As of Monday morning, 12,000 faculty members at Ontario’s 24 public colleges are on strike. They include full-time and partial-load professors, librarians and counsellors. The strike comes after college employers rejected a final offer from faculty, represented by the Ontario Public Service Employees Union (OPSEU), on Sunday night. In 50 years, there have only been three times that faculty have gone on strike in Ontario: in 1984, 1989 and in 2006. Faculty are demanding a greater say in how colleges are run, as well as a reversal of increased contract positions – a cost-cutting measure being employed by administrations across the province.
Socialist Fightback Students lends its full support to college faculty on strike, and encourages our fellow students to do the same. A defeat for our professors, librarians and counsellors is a defeat for all of us – students and workers alike. As the old saying goes, “an injury to one is an injury to all.”
The issues, and why you should care
The major demands being raised by faculty are not directly pay-related. They are: to reverse the increase in contract positions, to provide job security for partial-load faculty, and to give greater say to faculty and students on how colleges are run. It was these demands, included in the final Sunday night offer, which were rejected by the employer.
A 2014 Report on Education in Ontario Colleges revealed that 64 per cent of college instructors are contract faculty, which includes partial-load, part-time, and sessional employees. These positions are often underpaid and offer no job security. Instructors are required to renew their contracts every semester, and can be dismissed after receiving a 30 day written notice. After the last collective agreement was signed in 2014, Seneca College in Toronto announced sudden plans to replace 140 partial-load positions with non-union positions. Contract faculty are left in a constant state of anxiety, fully aware that the same could happen to them any day. Many choose not to speak out for fear of retribution.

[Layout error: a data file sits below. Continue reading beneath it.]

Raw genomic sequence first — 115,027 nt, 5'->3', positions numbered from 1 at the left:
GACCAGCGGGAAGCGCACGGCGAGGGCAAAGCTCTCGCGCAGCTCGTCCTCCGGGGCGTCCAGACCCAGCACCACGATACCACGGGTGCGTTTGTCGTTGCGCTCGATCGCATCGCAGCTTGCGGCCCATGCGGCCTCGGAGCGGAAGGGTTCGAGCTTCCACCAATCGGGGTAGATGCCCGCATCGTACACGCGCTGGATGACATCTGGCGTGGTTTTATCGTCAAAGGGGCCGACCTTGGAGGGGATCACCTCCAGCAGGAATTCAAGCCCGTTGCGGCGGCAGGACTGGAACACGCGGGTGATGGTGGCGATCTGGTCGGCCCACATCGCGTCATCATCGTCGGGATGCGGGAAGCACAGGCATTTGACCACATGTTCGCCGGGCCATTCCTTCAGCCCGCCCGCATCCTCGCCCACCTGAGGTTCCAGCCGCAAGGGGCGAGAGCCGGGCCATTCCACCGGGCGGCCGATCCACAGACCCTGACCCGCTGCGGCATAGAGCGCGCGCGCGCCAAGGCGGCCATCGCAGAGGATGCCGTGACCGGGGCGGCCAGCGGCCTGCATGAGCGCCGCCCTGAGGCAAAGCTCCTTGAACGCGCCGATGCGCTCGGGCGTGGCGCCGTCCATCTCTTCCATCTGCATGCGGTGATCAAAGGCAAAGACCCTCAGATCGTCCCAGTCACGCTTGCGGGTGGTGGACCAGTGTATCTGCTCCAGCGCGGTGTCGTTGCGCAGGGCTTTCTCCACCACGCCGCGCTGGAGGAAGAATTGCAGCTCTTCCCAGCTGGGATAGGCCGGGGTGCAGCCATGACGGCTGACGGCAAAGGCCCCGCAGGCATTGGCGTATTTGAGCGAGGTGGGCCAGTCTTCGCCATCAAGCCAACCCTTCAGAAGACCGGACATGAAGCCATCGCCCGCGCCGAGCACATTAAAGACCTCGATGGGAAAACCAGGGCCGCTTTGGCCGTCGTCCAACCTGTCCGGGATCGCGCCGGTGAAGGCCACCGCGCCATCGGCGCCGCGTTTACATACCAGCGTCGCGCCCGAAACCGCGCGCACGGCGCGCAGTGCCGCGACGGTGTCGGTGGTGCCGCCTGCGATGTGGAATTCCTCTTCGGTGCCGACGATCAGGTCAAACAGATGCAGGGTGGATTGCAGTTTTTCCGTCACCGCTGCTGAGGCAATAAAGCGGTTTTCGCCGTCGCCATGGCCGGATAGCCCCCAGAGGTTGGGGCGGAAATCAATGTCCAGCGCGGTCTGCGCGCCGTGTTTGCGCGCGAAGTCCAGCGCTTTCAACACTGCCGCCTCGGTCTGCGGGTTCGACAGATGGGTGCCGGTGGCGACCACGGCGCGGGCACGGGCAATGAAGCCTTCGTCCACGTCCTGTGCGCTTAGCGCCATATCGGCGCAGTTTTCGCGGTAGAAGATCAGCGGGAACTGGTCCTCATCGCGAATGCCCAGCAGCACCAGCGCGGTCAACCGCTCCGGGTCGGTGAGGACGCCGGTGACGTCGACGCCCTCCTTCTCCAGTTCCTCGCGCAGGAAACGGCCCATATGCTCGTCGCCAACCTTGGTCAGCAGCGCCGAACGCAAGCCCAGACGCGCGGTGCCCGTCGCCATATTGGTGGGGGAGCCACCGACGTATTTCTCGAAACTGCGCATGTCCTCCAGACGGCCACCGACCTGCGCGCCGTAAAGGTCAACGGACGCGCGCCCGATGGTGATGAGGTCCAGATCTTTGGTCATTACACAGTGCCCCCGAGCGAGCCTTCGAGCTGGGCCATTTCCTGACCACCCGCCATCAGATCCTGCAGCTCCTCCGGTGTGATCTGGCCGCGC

College students can relate. Many are themselves workers, or are soon to enter the workforce. Despite earning a diploma, many of them will find themselves in part-time or contract work to earn a living. The path to stable, full-time employment is no longer as easy to come by as it was in the past. Supporting college faculty, plenty of whom are in the same position, is the best way to voice our opposition to the rise of precarious work. A victory for the administration would only embolden other employers to do the same.
The union is also requesting a greater role for faculty and students in decision-making on campus. As of now, the majority of decisions are made by unelected administrators, including those decisions related to curriculum and grading. At George Brown College in Toronto, the school is run by a Board of Governors made up of 17 members, 12 of whom are appointed (and who cannot be faculty or a student), and only 4 of whom are elected. In a 2014 report by OPSEU, it was found that in the college system today, there was one administrator for every three full-time faculty. The ratio was 1:12 in the Ontario high school system. Decisions in our colleges should be made by those who work and study there, not by bureaucrats. Every student should offer their support for this proposal, which above all seeks to empower them and improve the overall quality of their education.
Administration will spare no effort in conveying its “sympathy” for students in the coming days. Our advice to students: don’t believe it! Isn’t it these same bureaucrats who continually raise our tuition fees as they take home bloated salaries? Since when are they our friends? The real purpose of their “sympathy” is obvious: to drive a wedge between students and faculty. We refuse to let them do so.
Socialist Fightback Students will be joining college faculty on the picket lines starting on Monday. We encourage every student to do the same. Only by doing so can we deliver a blow against precarious labour, bring democracy to our campuses, and help to bring our instructors, librarians and counsellors one step closer to victory. Their fight is our fight, and their victory is our victory.
Defend full-time, quality work!
For democratic control by faculty and students!
Students and workers, unite!
Victory to the college faculty!